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Volume 24, No. 2, Art. 13 – May 2023

Transgressing the Linguistic Domain: The Transformative Power of Images in Magnus Hirschfeld's Sexological Work

Robin K. Saalfeld

Abstract: Transgender individuals have historically faced exclusion from social research, a systemic issue rooted in a lack of historical information. However, a comprehensive understanding of contemporary transness necessitates examining its history. In this article, I address early forms of visual representation of transness by focusing on HIRSCHFELD's sexological work on intermediate sex categories at the beginning of the 20th century. The objective of this article is twofold. Firstly, I examine visual methods derived from discourse analysis and grounded theory methodology for analyzing and interpreting images as cultural documents. Secondly, I apply a discourse-analytical research perspective and follow suggestions made by CLARKE (2005) to explore the influence of images on the development of discourse on transness. By demonstrating the diverse meanings conveyed through HIRSCHFELD's image use, which sometimes differ significantly from his written work, I illustrate that images have the potential to shape and transform social knowledge production beyond the linguistic domain. I conclude with suggestions for advancing methods in the field of visual sociology.

Key words: visual analysis; visual sociology; visual data; grounded theory methodology; discourse analysis; transgender; homosexuality; hermaphroditism; queer; sexology

Table of Contents

1. Introduction

2. Sociological Research With Images

2.1 Approaching visuality in discourse analysis

2.1.1 Semiotic visual discourse analysis

2.1.2 Sociological visual discourse analysis

2.2 Approaching visuality in grounded theory methodology

2.2.1 Visuality and situational analysis

2.2.2 Multislice imagining

2.2.3 Visually-oriented grounded theory methodology

2.3 Interim conclusion: Images in qualitative research

3. Visuality in the Work of Magnus HIRSCHFELD

3.1 Research design

3.2 The visuality of homosexuality as a form of hermaphroditism

3.3 Visuality of transvestism

3.4 Contextualizing results in language-based discourse

4. Conclusions






1. Introduction

The concept of transness refers to persons whose sex assignment at birth does not align with their gender identity, gender expression and/or gender role. It includes people "moving away from the birth-assigned sex and gender" (STRAUBE, 2014, p.32), and nowadays there is a rich variety of terms transgender people use for describing their gender identity, such as transgender, transsexual, trans*, non-binary, etc. The increasing social awareness of different gender identities, gender expressions and/or gender roles is an effect of transgender activists fighting ongoing battles "advocat[ing] a social arrangement in which one is free to assign her or his own sex (or non-sex, for that matter)" (KOYAMA, 2003, p.250). [1]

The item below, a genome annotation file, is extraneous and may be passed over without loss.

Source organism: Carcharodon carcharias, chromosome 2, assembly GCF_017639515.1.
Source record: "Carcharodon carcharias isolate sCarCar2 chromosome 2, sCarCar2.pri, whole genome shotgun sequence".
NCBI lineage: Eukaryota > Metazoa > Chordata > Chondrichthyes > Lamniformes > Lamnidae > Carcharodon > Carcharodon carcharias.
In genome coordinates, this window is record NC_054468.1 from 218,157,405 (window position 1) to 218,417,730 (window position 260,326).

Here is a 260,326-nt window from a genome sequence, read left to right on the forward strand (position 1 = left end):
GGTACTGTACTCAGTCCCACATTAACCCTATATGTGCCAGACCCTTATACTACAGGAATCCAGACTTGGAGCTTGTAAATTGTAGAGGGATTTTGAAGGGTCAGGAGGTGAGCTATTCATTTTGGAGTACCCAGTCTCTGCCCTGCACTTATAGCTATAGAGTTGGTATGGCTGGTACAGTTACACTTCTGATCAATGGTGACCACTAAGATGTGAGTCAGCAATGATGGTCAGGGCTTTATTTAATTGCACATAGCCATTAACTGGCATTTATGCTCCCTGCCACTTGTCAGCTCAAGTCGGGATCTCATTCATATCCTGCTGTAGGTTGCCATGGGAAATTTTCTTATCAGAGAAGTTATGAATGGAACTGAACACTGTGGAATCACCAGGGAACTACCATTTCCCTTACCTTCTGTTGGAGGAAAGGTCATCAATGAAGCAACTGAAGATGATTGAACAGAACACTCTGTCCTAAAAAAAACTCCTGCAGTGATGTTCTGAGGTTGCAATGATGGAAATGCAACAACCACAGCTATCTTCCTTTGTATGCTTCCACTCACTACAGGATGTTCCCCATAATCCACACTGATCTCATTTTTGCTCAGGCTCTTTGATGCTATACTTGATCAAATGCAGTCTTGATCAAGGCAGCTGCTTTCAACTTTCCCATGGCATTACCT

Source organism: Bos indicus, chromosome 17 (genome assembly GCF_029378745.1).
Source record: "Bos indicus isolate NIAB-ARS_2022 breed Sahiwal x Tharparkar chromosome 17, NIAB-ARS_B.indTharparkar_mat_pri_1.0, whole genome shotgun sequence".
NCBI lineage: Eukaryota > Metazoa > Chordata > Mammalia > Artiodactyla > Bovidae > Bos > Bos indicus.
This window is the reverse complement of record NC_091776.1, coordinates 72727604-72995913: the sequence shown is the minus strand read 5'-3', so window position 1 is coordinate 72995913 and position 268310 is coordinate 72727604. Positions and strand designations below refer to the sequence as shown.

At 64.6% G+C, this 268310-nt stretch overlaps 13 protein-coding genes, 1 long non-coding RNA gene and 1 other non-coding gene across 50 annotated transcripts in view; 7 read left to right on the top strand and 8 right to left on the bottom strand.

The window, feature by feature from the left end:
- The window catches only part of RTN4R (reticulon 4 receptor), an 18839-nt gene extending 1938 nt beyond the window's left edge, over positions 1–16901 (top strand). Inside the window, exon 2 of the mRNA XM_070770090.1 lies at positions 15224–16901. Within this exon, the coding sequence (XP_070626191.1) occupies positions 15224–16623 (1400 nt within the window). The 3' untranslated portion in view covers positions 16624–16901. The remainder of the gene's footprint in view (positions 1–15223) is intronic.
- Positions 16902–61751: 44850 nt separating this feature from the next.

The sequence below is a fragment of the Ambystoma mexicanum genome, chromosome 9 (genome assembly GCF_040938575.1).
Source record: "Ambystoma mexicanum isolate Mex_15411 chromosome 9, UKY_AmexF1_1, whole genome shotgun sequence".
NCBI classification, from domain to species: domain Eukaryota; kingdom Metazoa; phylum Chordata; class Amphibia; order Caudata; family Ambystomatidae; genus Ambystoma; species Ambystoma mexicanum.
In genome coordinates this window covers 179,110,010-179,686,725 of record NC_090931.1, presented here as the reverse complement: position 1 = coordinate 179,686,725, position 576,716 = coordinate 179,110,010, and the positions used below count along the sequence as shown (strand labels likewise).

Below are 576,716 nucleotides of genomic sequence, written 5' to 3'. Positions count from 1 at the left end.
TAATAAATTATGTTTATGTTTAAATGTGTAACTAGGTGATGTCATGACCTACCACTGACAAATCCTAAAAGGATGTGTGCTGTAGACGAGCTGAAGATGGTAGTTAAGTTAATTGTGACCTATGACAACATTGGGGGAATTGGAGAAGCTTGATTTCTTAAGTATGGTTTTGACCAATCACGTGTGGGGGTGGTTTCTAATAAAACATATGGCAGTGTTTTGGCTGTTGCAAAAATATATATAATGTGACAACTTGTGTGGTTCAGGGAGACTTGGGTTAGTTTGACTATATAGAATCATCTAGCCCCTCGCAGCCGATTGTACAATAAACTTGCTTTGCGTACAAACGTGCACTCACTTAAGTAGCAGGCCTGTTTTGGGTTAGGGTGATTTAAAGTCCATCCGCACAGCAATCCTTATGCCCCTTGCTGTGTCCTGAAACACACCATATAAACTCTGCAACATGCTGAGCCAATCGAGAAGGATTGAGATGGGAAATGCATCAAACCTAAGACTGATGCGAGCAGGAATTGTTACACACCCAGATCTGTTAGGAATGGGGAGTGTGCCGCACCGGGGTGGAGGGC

Transgender activism has its roots in the early 20th century, where it was closely intertwined with the emergence of sexology, a field dedicated to understanding sex, gender, and sexual behavior (STRYKER, 2017 [2008]). However, the understanding of transness at that time was vastly different from what we understand today. Transness indicating a broad spectrum of gendered self-descriptions as we understand it now was originally introduced into medical discourse as an issue of mental pathology, referred to as "transvestism." This introduction was connected to debates about hermaphroditism and homosexual behavior (HIRSCHAUER, 2015 [1993]). While sexological discussions about hermaphroditism circled around the question of normal and deviantly-sexed bodies, sexologists problematized homosexual behavior as a mental matter potentially leading to a gendered inversion of the entire personality where a man would identify as female, and vice versa. By this problematization, homosexual behavior was framed as "mental hermaphroditism" and it was associated with the idea of deviantly-sexed bodies. This discursive link between sexual behavior and the sexuation of bodily characteristics resulted in the emergence of transvestism as a sexological concept. [2]

Magnus HIRSCHFELD, a German sexologist and one of the key figures in the liberation of sexual minorities in the first half of the 20th century, introduced the term "transsexualism" (1923, p.15), which is still in use in medical discourse today. However, it was not until the 1950s that professionals differentiated transsexuality categorically from homosexuality, hermaphroditism and especially transvestism (VETTER, 2010, p.105). Doctors then developed rigid treatment plans for transsexual patients (HIRSCHAUER, 2015 [1993]), which were structured around binary notions of gender. These treatment plans were highly inflexible and left little room for individual differences. "Transsexualism" was officially included in the Diagnostic and Statistical Manual (DSM-III) in 1980, and it is generally understood now that medical sciences have taken the lead in defining transness. [3]